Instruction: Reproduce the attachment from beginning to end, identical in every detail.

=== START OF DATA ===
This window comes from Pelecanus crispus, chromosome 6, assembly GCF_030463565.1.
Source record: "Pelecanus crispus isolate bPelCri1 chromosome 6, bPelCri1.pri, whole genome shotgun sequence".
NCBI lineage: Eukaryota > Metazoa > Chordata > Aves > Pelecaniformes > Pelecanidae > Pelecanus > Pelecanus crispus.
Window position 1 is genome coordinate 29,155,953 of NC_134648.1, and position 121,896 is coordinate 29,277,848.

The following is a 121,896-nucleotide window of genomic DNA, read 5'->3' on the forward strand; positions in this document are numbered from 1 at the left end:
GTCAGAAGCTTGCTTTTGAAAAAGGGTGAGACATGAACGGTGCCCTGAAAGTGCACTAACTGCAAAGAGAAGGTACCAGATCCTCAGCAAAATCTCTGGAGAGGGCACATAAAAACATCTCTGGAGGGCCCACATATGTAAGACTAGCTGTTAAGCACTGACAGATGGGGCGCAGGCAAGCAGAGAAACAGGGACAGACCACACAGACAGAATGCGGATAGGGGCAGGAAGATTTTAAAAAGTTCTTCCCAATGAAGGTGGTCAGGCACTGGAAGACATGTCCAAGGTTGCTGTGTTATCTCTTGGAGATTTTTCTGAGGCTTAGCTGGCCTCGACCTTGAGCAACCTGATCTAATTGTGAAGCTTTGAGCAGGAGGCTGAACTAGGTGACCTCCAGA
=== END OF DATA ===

This window comes from Pelecanus crispus, chromosome 6, assembly GCF_030463565.1.
Source record: "Pelecanus crispus isolate bPelCri1 chromosome 6, bPelCri1.pri, whole genome shotgun sequence".
NCBI lineage: Eukaryota > Metazoa > Chordata > Aves > Pelecaniformes > Pelecanidae > Pelecanus > Pelecanus crispus.
Window position 1 is genome coordinate 29,155,953 of NC_134648.1, and position 121,896 is coordinate 29,277,848.

The following is a 121,896-nucleotide window of genomic DNA, read 5'->3' on the forward strand; positions in this document are numbered from 1 at the left end:
GTCAGAAGCTTGCTTTTGAAAAAGGGTGAGACATGAACGGTGCCCTGAAAGTGCACTAACTGCAAAGAGAAGGTACCAGATCCTCAGCAAAATCTCTGGAGAGGGCACATAAAAACATCTCTGGAGGGCCCACATATGTAAGACTAGCTGTTAAGCACTGACAGATGGGGCGCAGGCAAGCAGAGAAACAGGGACAGACCACACAGACAGAATGCGGATAGGGGCAGGAAGATTTTAAAAAGTTCTTCCCAATGAAGGTGGTCAGGCACTGGAAGACATGTCCAAGGTTGCTGTGTTATCTCTTGGAGATTTTTCTGAGGCTTAGCTGGCCTCGACCTTGAGCAACCTGATCTAATTGTGAAGCTTTGAGCAGGAGGCTGAACTAGGTGACCTCCAGA